As I continued to speak to Joe, the man I had spoken to in the village before arrived and found me amongst the hundred odd people. “My friend, I said I would come and find you. Can I help you?”

“Thank you so much” I said, shaking this mans hand with both of mine. “That is incredibly kind of you and I am very grateful, but I will sleep here tonight, but thank you” I finished.

At that, he gave me a questioning look, wished me well and sped off on his motorbike in the rain. How amazing is that?! 

 So, after preparing to sleep in the under-construction 7-eleven, sense prevailed and I turned around and cycled the 30km back in the soon to be darkness, to the nearest hotel in the pouring rain, getting a puncture and crashing my bike, sending me flying over the handlebars on the way. “Hmmm, I think something is trying to stop me from attending this meditation retreat” I thought, followed by a grin, as I pushed my bike the last km’s, in the pouring rain in the dark. “Not a chance!”

Luckily I got one of the last rooms in this hotel in the small village of Thaton and  ended up staying there for the next 3 nights until the flood cleared. The hotel must having been loving it. Luckily, this was a nice hotel with pretty good food and friendly staff, albeit, one of the most expensive hotels I’ve stayed in.


The view from the hotel in the small village of Thaton

The view from the hotel in the small village of Thaton


By the time I left Thaton, I had 1.5 days until the start of my retreat in Yangon, 230km away.

I set out early with the intention of doing the 230km in one day, so as to arrive in Yangon with the morning to get clean and wash some clothes in preparation for my 10 day retreat.

I was surprised to meet a nice German couple on a cool tandem along the way and we stopped and had a chat which was nice.


A surprise meeting on the side of the road in Myanmar.

A surprise meeting on the side of the road in Myanmar.

 My plans of reaching Yangon that day were soon quashed, with a tyre and tube blow out 160km in to the ride and again, I find myself walking 3 km to the nearest hotel that allows ‘Foreigners’. Fortunately, I was in Bago when this happened, a largish town 70m km from Yangon that did have a hotel.

Sometimes, like on this occasion, it’s great to have a sleeping bag on you because the bed in this hotel was a bit grim. Still, it was a bed.

So, the following morning, with my retreat starting that afternoon, I set off from Bago to Yangon, 70km away. I arrived in Yangon, and cycled the bumpy, undulating roads to within 3 km of my retreat until “Bang”, another tyre and tube blow out on the side of the road on a bridge. “You have got to be kidding me. Again!?!?!?!” 

I stood there for a minute, allowing all the feelings to come and go. I pushed my bike off the busy bridge and road and fortunately hailed down a taxi that was passing. Sensing he was just about to say no. I put my hands together and said “Please brother”, to which he accepted.

After a gnarly few days, I arrived at Dhamma Joti, tired, hot, sweaty and unprepared for an intense and some what gruelling 11 days of mediation and silence.  

Welcome to Dhamma Joti, Yangon, Myanmar.


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Vipassa.. what? Ssshhhh, no talking.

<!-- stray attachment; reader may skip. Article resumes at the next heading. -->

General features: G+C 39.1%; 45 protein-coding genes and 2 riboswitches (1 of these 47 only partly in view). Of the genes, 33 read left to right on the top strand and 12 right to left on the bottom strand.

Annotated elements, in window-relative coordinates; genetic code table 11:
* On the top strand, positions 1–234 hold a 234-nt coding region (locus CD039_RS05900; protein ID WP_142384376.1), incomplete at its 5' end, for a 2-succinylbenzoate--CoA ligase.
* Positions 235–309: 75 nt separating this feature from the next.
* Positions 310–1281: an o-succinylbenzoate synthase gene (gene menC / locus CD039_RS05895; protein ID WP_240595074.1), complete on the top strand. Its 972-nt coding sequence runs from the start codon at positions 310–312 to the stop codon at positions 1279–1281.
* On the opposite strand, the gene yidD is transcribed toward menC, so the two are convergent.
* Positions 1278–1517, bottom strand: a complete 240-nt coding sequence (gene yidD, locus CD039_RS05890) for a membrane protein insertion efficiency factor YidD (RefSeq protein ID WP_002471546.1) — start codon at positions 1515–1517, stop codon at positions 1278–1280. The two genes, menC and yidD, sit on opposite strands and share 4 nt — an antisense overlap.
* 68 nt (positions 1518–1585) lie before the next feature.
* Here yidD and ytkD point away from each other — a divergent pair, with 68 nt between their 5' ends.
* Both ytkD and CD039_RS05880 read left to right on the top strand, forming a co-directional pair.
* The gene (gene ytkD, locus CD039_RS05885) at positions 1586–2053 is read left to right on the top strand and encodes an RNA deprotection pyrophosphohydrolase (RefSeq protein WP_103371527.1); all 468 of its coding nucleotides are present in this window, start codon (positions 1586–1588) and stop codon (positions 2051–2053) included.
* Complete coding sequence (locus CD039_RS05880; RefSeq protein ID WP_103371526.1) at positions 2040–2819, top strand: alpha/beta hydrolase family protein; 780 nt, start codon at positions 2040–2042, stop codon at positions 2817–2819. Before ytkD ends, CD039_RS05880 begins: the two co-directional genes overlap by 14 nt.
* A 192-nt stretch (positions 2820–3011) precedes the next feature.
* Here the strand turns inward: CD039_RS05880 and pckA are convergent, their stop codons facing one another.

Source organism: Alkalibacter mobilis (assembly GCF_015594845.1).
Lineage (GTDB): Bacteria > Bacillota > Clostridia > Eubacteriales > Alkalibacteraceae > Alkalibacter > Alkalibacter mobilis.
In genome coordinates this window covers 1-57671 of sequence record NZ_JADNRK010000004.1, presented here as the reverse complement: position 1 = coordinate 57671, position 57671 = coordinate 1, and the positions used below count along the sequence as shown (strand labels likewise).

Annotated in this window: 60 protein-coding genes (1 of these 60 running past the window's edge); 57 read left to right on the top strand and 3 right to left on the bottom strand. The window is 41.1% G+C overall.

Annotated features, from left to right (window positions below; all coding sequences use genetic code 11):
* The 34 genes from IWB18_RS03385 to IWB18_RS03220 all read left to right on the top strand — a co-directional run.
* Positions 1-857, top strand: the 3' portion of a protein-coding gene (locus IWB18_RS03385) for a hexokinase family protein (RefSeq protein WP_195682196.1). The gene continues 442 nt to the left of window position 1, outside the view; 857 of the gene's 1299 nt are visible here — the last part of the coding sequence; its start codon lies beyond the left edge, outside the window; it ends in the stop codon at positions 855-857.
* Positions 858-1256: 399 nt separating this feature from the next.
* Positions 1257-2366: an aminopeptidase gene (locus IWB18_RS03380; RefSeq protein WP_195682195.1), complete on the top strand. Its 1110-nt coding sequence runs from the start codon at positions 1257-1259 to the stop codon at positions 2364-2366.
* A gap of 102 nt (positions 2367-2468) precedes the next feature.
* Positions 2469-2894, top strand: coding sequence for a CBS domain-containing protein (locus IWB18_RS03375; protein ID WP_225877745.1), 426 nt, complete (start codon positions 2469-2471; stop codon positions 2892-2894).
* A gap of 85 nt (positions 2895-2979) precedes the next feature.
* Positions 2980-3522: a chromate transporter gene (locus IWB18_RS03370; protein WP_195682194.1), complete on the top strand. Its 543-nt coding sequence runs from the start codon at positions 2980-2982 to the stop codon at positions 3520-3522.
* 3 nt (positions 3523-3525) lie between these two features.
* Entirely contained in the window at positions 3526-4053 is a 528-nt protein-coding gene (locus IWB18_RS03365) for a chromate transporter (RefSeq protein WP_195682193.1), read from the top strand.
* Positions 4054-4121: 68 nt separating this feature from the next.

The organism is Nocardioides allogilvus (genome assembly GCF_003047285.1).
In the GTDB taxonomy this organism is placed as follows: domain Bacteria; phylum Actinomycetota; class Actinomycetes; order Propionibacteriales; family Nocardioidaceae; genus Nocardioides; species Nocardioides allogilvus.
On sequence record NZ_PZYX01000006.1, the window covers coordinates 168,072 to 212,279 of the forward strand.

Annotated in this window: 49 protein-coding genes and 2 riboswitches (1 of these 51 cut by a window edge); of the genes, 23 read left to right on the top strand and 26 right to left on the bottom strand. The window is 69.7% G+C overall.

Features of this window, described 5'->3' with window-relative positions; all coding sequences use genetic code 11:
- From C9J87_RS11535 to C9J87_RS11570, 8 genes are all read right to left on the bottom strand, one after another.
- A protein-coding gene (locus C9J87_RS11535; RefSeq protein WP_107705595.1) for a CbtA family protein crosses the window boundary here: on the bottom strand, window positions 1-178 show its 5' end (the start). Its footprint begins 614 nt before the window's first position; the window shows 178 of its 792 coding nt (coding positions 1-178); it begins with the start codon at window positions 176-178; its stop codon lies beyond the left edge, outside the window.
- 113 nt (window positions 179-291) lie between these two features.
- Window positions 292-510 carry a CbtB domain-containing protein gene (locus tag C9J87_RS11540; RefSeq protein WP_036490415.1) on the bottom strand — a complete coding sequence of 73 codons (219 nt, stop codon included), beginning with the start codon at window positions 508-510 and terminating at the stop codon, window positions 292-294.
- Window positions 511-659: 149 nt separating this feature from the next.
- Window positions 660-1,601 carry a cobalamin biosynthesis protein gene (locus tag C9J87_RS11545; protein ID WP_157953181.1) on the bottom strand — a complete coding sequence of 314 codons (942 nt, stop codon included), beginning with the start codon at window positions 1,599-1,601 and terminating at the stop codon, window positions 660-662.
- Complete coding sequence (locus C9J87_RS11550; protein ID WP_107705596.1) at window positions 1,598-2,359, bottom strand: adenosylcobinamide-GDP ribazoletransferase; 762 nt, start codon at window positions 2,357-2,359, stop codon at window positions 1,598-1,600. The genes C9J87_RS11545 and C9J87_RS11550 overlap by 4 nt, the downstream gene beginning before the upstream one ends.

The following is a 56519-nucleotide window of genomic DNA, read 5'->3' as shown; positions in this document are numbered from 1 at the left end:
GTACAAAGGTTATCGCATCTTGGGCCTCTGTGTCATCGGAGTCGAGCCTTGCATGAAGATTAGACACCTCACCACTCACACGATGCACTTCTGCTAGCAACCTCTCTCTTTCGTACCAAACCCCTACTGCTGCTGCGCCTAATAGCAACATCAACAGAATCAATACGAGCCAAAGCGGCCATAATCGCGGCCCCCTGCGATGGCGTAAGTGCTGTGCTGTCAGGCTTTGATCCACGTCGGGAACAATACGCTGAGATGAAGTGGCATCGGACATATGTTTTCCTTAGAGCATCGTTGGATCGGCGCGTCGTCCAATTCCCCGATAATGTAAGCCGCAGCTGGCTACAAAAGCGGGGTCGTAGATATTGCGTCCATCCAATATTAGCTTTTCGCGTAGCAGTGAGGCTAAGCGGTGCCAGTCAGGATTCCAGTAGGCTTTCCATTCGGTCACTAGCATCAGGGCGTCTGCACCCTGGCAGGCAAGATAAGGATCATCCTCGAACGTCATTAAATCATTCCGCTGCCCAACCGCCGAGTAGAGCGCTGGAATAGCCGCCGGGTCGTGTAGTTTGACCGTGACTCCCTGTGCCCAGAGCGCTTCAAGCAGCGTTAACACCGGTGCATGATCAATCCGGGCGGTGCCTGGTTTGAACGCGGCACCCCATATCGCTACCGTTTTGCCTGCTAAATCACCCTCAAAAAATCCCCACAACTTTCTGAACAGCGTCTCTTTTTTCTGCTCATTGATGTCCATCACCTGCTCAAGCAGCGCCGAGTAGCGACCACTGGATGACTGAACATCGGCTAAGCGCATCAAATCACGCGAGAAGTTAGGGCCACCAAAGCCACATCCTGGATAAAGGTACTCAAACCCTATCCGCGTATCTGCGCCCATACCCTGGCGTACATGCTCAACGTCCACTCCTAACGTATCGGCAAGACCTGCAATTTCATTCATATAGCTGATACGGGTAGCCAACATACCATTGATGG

Have you ever heard of Vipassana Meditation?

If not, you are certainly not alone.

I hadn’t either until July 2017, when, back in the UK on a day of planning for this adventure I typed “ silence retreats in Southeast Asia” into encyclogoogle, and it was here, I was introduced to this ancient meditation technique.


What Vipassana is?

 Vipassana, in the Buddhist tradition means “insight into the true nature of reality” or “ to see things as they really are” and is one of India’s most ancient techniques of meditation and it is powerful.

Vipassana mediation was re-discovered by Siddhārtha Gautama, known as Buddha, 2500 years ago, and was taught by him as a universal remedy to universal ills, but in his passing, the technique gradually got corrupted, lost it’s efficacy and disappeared from the land of it’s origin.

Neighbouring Burma, now Myanmar, had adopted the technique that had spread from India, and managed to preserve the original form through the millennia, till this very day, so being able to attend a course here felt very special and apposite. 

It was only in 1969, that the late S N Goenka, a Burmese Born man of an Indian Family, moved back to India, and re-introduced Vipassana to its origins. Since then and thanks to Goenka’s dedication, unwavering commitment and sage like mastery of Vipassana, this ancient practice continues to be practiced throughout the world today, with over 200 retreats worldwide.


What Vipassana isn’t? 

·      Vipassana has nothing to do with any organized religion or sectarianism.

·      It is not a rite or ritual based on blind faith.

·      It is neither an intellectual nor a philosophical entertainment.

·      It is not a rest cure, a holiday, or an opportunity for socializing.

·      It is not an escape from the trials and tribulations of everyday life.

Before I arrived, I’d asked no questions about Vipassana, nor had I done any research on it, except for reading the ‘Code of Conduct’ on the application form, which sheds little light on the actual experience, but provides the rules, so I had no expectations or pre-conceived ideas of what to expect.  

The Code of Conduct outlines everything you should and shouldn’t do, more of the shouldn’t, than the should, including; noble silence, no killing (insects, not people. Well, both but you get me!), no sexual activity, no lying, no reading, no writing, no exercise, no yoga……… Essentially it is a long list of “no’s)